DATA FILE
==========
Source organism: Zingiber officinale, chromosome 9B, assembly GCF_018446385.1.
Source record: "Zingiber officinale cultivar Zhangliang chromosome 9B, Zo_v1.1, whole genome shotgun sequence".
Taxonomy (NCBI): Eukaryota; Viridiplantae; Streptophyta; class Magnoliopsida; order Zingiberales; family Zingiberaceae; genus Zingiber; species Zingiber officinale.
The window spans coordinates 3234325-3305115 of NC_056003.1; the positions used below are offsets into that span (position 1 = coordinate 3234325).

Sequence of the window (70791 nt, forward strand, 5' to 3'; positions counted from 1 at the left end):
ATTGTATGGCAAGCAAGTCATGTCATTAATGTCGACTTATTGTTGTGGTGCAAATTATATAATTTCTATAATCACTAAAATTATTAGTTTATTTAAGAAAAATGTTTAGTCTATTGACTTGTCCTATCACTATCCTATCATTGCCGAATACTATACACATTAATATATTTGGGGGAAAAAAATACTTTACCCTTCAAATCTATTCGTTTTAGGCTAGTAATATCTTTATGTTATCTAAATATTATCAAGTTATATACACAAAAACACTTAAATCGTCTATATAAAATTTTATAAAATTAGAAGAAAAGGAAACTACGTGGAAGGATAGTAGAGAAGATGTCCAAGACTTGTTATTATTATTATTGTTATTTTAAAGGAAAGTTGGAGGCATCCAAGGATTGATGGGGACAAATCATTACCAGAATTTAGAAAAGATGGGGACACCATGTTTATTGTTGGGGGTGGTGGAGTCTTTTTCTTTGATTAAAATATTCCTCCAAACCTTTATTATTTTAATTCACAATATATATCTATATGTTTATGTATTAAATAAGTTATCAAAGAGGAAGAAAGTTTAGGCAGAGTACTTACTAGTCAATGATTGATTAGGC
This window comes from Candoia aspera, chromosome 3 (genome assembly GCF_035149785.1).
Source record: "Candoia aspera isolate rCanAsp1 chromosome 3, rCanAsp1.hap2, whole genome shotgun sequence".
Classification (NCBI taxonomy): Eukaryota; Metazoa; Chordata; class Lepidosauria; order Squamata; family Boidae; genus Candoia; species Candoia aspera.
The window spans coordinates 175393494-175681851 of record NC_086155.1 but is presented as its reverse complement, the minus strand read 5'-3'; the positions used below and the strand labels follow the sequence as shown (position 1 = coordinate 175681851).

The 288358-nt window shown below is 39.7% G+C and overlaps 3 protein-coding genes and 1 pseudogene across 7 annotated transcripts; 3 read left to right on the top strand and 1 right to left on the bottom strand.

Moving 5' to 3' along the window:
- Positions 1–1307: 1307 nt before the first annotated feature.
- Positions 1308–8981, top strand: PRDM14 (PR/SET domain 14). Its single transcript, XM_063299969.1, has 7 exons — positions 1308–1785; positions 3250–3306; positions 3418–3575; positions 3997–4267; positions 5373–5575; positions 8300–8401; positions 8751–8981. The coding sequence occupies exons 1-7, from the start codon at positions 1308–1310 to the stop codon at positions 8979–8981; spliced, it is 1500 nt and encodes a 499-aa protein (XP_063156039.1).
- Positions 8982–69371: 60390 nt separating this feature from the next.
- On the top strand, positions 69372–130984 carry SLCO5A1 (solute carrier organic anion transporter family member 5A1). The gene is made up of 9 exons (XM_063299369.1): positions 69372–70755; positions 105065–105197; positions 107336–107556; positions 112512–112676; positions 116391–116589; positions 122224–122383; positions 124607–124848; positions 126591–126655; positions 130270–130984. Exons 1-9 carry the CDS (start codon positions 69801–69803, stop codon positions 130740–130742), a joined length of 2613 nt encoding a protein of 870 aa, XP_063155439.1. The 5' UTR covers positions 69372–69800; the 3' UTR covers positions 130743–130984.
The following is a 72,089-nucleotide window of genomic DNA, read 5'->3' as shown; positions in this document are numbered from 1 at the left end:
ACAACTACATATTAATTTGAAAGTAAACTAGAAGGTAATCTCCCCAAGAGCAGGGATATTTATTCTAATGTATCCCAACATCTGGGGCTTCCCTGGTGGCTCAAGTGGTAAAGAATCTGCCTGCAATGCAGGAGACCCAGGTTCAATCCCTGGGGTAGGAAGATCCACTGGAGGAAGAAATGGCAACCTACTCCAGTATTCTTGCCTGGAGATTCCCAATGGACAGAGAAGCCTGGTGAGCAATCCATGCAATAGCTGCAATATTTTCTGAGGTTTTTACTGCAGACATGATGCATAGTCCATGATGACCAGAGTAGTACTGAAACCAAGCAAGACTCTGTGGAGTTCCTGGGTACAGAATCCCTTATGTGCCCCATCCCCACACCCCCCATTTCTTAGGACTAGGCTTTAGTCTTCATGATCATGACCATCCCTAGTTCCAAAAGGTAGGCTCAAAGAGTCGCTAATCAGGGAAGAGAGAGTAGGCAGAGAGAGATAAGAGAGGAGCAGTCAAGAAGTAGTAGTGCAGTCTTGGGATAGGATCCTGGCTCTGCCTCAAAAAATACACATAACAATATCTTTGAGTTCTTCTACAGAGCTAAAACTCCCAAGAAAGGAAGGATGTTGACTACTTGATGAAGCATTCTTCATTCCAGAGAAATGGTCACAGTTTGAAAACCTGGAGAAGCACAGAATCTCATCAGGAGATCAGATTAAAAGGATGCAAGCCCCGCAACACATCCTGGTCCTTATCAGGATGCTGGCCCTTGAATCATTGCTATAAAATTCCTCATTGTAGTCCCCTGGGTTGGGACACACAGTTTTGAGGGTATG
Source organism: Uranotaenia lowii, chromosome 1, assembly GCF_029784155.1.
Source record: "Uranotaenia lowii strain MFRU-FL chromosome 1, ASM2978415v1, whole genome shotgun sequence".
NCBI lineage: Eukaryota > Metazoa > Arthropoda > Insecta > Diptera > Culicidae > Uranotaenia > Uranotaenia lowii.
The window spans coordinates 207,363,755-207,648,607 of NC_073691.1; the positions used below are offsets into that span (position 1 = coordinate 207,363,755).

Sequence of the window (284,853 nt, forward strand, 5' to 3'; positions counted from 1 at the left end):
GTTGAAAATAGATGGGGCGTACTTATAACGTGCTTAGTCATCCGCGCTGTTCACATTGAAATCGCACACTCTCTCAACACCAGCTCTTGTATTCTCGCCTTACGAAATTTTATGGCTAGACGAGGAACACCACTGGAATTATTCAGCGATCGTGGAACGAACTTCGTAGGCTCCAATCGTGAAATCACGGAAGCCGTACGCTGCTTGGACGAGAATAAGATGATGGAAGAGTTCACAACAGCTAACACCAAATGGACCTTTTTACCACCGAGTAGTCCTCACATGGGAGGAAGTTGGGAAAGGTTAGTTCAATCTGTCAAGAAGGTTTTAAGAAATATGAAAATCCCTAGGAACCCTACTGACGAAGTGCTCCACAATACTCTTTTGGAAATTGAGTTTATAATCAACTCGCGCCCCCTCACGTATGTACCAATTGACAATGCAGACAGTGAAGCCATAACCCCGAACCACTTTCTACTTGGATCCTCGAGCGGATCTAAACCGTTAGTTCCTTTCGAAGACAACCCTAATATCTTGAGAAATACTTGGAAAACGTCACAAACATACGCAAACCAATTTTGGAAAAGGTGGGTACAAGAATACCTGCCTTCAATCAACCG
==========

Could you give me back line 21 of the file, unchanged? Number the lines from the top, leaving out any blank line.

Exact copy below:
NCBI lineage: Eukaryota > Metazoa > Arthropoda > Insecta > Diptera > Culicidae > Uranotaenia > Uranotaenia lowii.